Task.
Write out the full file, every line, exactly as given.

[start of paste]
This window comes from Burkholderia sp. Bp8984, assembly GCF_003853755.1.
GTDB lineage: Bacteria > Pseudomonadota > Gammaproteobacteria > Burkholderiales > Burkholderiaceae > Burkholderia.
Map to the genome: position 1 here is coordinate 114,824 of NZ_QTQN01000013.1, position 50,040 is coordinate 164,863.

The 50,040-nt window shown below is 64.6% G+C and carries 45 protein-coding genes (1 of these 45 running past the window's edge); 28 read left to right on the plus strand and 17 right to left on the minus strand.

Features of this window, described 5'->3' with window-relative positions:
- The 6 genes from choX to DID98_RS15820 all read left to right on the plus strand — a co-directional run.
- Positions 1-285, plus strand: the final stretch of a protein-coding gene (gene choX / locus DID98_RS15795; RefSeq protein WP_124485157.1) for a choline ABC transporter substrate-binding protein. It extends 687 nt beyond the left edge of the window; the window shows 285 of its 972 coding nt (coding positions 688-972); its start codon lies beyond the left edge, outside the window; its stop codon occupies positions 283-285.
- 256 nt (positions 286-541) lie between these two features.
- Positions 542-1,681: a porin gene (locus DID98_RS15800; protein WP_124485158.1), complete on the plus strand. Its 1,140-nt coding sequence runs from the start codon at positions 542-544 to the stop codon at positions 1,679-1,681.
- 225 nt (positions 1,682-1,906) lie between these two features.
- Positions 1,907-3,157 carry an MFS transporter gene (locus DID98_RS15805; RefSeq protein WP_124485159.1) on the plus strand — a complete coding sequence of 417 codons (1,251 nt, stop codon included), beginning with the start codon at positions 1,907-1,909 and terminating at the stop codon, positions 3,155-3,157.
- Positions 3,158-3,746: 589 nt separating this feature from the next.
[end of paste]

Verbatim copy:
This window comes from Burkholderia sp. Bp8984, assembly GCF_003853755.1.
GTDB lineage: Bacteria > Pseudomonadota > Gammaproteobacteria > Burkholderiales > Burkholderiaceae > Burkholderia.
Map to the genome: position 1 here is coordinate 114,824 of NZ_QTQN01000013.1, position 50,040 is coordinate 164,863.

The 50,040-nt window shown below is 64.6% G+C and carries 45 protein-coding genes (1 of these 45 running past the window's edge); 28 read left to right on the plus strand and 17 right to left on the minus strand.

Features of this window, described 5'->3' with window-relative positions:
- The 6 genes from choX to DID98_RS15820 all read left to right on the plus strand — a co-directional run.
- Positions 1-285, plus strand: the final stretch of a protein-coding gene (gene choX / locus DID98_RS15795; RefSeq protein WP_124485157.1) for a choline ABC transporter substrate-binding protein. It extends 687 nt beyond the left edge of the window; the window shows 285 of its 972 coding nt (coding positions 688-972); its start codon lies beyond the left edge, outside the window; its stop codon occupies positions 283-285.
- 256 nt (positions 286-541) lie between these two features.
- Positions 542-1,681: a porin gene (locus DID98_RS15800; protein WP_124485158.1), complete on the plus strand. Its 1,140-nt coding sequence runs from the start codon at positions 542-544 to the stop codon at positions 1,679-1,681.
- 225 nt (positions 1,682-1,906) lie between these two features.
- Positions 1,907-3,157 carry an MFS transporter gene (locus DID98_RS15805; RefSeq protein WP_124485159.1) on the plus strand — a complete coding sequence of 417 codons (1,251 nt, stop codon included), beginning with the start codon at positions 1,907-1,909 and terminating at the stop codon, positions 3,155-3,157.
- Positions 3,158-3,746: 589 nt separating this feature from the next.